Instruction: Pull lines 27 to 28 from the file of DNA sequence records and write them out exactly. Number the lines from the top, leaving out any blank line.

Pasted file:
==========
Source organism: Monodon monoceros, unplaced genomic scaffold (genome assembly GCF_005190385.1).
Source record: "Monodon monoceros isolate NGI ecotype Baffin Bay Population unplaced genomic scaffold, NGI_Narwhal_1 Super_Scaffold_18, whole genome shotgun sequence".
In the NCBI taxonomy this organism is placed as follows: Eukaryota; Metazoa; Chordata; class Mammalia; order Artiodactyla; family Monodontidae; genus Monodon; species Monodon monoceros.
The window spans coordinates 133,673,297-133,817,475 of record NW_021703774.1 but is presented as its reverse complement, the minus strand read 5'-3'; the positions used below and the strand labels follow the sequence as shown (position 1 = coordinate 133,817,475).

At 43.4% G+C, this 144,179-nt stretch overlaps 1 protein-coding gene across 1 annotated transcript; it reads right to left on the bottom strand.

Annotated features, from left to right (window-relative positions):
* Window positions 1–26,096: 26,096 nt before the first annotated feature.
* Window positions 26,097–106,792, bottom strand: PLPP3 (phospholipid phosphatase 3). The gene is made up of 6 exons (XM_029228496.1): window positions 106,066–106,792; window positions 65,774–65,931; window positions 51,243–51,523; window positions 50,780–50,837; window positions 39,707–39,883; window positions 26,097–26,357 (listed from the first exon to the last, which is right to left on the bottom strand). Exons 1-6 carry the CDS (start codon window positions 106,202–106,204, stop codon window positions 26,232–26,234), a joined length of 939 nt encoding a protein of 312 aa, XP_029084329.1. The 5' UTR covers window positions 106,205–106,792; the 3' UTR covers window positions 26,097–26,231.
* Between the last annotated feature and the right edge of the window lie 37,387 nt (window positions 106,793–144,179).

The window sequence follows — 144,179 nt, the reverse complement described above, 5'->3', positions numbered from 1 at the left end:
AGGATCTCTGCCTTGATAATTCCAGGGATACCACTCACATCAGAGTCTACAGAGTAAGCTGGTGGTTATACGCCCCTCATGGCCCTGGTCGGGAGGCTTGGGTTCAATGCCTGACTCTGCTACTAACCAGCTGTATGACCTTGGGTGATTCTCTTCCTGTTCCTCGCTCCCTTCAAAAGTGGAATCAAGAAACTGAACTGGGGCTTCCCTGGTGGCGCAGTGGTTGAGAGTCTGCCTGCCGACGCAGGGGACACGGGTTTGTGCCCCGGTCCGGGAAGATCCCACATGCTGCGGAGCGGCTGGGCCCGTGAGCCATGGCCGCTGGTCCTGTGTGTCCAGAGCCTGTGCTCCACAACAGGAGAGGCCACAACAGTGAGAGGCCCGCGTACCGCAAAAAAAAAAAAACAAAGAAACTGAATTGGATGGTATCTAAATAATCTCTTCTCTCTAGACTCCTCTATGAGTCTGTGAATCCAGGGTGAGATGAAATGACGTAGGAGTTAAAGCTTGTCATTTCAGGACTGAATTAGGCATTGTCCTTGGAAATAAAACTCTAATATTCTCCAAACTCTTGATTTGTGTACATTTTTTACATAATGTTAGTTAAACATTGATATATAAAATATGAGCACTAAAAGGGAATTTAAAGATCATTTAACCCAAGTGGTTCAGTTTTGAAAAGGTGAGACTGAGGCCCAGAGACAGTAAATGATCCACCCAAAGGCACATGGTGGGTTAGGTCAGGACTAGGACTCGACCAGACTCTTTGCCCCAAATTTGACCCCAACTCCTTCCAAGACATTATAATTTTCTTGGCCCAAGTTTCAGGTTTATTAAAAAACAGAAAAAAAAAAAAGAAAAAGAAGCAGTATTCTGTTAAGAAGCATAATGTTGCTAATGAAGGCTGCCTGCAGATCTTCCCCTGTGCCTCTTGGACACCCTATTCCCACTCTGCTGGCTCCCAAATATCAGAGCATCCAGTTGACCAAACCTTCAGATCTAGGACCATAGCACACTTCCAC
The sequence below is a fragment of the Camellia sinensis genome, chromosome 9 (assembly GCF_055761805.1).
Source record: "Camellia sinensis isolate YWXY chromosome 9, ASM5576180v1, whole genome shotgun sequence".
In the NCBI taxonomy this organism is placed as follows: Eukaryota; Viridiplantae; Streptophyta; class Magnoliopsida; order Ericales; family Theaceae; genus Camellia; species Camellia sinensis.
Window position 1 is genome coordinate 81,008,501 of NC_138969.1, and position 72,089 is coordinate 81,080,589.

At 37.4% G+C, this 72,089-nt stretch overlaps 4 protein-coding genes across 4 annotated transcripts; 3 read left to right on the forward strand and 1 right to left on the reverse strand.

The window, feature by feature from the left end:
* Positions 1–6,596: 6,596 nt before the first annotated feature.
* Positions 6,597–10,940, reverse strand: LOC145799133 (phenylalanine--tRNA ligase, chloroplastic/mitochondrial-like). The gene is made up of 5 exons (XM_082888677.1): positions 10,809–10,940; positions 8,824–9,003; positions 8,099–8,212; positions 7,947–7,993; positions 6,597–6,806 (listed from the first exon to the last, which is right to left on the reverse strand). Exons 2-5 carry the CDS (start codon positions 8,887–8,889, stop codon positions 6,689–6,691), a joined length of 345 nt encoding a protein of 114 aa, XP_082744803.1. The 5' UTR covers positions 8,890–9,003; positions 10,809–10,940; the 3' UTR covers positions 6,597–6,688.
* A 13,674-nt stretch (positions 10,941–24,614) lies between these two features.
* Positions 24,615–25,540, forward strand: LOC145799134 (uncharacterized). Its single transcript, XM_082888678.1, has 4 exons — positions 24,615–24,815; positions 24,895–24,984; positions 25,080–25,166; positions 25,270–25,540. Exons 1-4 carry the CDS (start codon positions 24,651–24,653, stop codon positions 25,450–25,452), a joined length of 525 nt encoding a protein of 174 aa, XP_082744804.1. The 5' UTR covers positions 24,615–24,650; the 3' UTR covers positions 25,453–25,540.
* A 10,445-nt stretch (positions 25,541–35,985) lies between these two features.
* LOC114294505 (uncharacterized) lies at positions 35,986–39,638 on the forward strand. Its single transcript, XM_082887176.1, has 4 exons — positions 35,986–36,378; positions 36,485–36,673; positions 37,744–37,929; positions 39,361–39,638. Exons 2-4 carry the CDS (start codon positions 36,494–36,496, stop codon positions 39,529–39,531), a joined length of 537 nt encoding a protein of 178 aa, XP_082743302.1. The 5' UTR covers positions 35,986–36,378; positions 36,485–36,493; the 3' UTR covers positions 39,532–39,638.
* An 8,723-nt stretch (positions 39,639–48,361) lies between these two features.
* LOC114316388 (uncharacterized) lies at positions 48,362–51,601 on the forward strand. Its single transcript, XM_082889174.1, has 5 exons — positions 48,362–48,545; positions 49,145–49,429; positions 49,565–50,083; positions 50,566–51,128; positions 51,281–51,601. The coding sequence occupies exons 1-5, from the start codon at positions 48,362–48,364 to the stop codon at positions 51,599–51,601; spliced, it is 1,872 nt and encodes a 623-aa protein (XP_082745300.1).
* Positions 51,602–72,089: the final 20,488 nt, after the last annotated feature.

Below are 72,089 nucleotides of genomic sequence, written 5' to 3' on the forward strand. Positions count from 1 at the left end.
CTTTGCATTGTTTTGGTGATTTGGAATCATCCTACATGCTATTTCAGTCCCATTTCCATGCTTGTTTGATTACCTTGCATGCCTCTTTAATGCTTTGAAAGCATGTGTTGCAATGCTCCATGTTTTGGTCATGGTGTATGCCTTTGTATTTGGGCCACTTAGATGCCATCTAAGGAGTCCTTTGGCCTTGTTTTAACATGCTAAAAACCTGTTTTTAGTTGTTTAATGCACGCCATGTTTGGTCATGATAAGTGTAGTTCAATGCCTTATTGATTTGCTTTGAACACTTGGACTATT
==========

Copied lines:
Below are 72,089 nucleotides of genomic sequence, written 5' to 3' on the forward strand. Positions count from 1 at the left end.
CTTTGCATTGTTTTGGTGATTTGGAATCATCCTACATGCTATTTCAGTCCCATTTCCATGCTTGTTTGATTACCTTGCATGCCTCTTTAATGCTTTGAAAGCATGTGTTGCAATGCTCCATGTTTTGGTCATGGTGTATGCCTTTGTATTTGGGCCACTTAGATGCCATCTAAGGAGTCCTTTGGCCTTGTTTTAACATGCTAAAAACCTGTTTTTAGTTGTTTAATGCACGCCATGTTTGGTCATGATAAGTGTAGTTCAATGCCTTATTGATTTGCTTTGAACACTTGGACTATT